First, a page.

At the time of the acquisition of the stock of Arlite by Virginia, Baird, or organizations controlled by him, controlled approximately 75 per cent of Virginia, and Patrick indirectly controlled approximately the other 25 per cent.

In 1951, at the suggestion of Baird, Patrick caused two examinations to be made of Arlite.

Since Virginia was in the steel partitions business, Patrick believed that if Virginia further acquired a line of aluminum for windows to supplement Virginia's steel products, Virginia might be able to expand this line as it went along with the general contractors. He believed, in the future, that in the case of business construction, e.g., office buildings, Virginia would be able to give more than the steel office partitions and could also give outside walls as Virginia gained experience in the fabrication of aluminum. The treasurer of Virginia, George W. Knox, believed that the acquisition would be an excellent means of getting into the aluminum window and aluminum partition business.

Patrick was aware that Arlite had lost money but believed it was because of unbusinesslike practices and a lackadaisical approach to sales, and that with the manufacturing, supervisory staff, and sales force of Virginia the bad practices could be overcome.

Knox went to the Arlite plant and made an examination of the facilities and reported to Patrick that the company was completely bankrupt, that the facilities were poor, and that it would take a lot of hard work to put it back into shape. However, he thought it was an excellent means of getting into the aluminum window business, and he could see a future in aluminum partitions. Knox was informed that aluminum would be made available to Arlite after the purchase of the stock of that corporation. In deciding to purchase the stock of Arlite, Patrick relied on his own investigations and also on the examinations made by Knox and the engineers of Virginia.

After the purchase of the stock of Arlite, Patrick loaned $25,000 in cash to Arlite and took a note in exchange, and Baird loaned $75,000 in cash to Arlite.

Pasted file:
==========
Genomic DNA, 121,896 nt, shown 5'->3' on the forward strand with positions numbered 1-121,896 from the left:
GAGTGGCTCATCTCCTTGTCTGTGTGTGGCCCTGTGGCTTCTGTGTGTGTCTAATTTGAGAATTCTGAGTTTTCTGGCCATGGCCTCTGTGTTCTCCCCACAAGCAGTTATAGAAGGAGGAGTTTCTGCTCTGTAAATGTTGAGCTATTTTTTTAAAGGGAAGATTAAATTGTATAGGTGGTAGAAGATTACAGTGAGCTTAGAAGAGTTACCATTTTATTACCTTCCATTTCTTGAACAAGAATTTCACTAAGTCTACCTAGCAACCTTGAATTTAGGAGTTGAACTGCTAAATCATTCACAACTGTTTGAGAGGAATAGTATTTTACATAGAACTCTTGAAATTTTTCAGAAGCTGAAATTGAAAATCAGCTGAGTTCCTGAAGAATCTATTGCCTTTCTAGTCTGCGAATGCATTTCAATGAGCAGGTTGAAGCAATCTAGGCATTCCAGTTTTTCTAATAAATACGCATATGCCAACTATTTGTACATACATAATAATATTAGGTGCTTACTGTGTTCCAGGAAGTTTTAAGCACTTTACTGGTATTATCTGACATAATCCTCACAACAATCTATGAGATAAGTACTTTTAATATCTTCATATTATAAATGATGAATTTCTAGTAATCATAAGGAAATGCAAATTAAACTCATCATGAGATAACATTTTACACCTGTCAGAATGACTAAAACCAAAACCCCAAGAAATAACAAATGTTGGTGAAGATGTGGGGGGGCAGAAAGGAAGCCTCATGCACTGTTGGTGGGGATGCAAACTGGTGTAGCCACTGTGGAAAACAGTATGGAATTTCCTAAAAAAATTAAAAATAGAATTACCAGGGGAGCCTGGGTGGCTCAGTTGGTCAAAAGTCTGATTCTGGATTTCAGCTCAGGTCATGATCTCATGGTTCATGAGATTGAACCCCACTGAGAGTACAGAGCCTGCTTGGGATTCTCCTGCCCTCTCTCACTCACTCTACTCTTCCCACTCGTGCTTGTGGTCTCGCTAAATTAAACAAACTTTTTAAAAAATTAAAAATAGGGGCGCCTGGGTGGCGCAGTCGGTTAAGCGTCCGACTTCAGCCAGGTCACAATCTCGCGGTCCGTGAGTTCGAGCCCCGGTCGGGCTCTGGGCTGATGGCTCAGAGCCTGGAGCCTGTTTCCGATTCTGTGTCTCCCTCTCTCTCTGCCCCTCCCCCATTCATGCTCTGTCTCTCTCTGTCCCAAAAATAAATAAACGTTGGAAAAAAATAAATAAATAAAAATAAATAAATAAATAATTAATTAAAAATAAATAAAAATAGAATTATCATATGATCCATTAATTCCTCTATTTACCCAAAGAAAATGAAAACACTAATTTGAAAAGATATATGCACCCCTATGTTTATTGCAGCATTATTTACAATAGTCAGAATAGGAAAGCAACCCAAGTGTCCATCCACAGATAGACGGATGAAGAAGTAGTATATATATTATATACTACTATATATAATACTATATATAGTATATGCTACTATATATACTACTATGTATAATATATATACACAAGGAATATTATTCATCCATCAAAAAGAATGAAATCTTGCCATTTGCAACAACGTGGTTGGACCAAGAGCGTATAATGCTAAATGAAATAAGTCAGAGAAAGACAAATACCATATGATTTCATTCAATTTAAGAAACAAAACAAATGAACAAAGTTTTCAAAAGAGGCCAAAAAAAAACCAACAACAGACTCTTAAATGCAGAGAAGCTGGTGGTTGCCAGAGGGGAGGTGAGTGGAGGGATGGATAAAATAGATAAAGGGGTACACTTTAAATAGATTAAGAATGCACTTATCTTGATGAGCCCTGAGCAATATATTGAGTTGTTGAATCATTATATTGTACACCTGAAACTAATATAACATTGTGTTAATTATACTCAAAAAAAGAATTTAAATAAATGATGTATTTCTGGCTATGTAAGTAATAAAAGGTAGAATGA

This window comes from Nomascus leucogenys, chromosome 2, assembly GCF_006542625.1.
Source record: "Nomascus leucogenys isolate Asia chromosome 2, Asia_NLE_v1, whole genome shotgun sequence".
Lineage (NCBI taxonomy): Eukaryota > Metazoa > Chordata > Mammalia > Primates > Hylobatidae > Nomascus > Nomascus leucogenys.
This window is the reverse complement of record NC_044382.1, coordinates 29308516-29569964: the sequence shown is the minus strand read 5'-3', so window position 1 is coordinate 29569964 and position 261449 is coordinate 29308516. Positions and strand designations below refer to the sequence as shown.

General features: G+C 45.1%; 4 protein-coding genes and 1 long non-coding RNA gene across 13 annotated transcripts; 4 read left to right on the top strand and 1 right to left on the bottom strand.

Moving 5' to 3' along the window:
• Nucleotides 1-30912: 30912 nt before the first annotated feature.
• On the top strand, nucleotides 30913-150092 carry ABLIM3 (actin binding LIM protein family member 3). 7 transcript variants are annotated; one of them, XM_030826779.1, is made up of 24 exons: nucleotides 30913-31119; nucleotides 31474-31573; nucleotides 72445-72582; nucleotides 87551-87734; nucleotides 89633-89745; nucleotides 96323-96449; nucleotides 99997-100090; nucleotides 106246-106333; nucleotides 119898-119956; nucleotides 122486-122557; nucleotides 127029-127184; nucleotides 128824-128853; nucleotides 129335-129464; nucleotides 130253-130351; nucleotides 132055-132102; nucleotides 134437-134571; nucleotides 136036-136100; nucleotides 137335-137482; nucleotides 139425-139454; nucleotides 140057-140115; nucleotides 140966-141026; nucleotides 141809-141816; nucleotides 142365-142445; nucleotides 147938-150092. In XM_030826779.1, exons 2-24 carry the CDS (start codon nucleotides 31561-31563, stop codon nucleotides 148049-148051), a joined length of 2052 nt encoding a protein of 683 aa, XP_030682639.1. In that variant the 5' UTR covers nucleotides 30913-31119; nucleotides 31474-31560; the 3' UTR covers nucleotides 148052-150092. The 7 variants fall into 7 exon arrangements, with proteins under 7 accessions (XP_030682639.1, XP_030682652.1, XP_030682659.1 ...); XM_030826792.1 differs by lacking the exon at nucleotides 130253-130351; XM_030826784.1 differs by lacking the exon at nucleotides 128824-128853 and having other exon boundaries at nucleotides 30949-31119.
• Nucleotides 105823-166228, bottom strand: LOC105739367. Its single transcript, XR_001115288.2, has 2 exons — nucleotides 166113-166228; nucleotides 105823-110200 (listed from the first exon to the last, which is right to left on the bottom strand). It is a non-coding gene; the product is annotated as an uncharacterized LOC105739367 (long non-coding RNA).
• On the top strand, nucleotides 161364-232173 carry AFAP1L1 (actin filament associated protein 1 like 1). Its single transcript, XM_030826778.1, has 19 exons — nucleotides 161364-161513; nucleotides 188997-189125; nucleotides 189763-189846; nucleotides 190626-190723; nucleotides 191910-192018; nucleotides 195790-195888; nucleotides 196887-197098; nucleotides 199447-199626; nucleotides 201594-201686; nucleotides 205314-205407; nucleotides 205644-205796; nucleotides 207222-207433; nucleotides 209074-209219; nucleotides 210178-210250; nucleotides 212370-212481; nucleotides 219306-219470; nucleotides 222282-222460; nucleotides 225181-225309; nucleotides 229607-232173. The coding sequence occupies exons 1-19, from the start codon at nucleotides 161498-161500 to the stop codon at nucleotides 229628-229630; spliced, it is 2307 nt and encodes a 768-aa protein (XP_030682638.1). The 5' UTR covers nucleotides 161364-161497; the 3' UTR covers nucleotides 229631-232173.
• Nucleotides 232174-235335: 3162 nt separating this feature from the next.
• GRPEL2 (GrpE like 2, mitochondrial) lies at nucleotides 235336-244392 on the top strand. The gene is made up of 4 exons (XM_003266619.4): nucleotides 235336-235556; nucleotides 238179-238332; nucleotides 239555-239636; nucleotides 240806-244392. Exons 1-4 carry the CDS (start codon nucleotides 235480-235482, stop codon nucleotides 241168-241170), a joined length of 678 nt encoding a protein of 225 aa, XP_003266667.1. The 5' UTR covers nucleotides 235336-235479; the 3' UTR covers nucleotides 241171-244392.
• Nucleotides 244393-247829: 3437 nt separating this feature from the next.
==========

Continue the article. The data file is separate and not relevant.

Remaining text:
After the purchase of the stock of Arlite, Knox appeared before the War Production Board in New Jersey on three occasions and on four occasions before the War Production Board in Washington, D.C., to file applications for aluminum and was turned down on all occasions because of the Korean war crisis.

The iron stoker division of Arlite was in operation at the time of the acquisition by Virginia of that company's stock but attempts were made to sell it immediately after the acquisition.

The Government forced Arlite to close down its smelting unit after December 1, 1951, so that the Government could get complete control of scrap as well as free aluminum.

Staff members of Virginia, i.e., treasurer, factory superintendent, factory engineer, and steel expediter, spent large amounts of their time at the Arlite plant in New Jersey attempting to make it profitable. However, toward the end of the year 1951 too much time was being spent by the personnel of Virginia with Arlite and, because the problems were more serious than anticipated, they questioned whether or not it was wise to continue. On January 2, 1952, the assets and business of Arlite were sold to Reuter as previously found herein.

At the time of the acquisition of the stock of Arlite, Arlite had about 40 employees of whom about 20 worked in the Iron Fireman division. During the period September 1, 1951, to January 2, 1952, these employees remained with Arlite as did the president of that corporation. From the period January 2, 1952, through January 31, 1952, there was no change in the corporate structure of Arlite, but all assets and all liabilities had been disposed of and Arlite had no employees during this period. The employees of Arlite became employees of Reuter.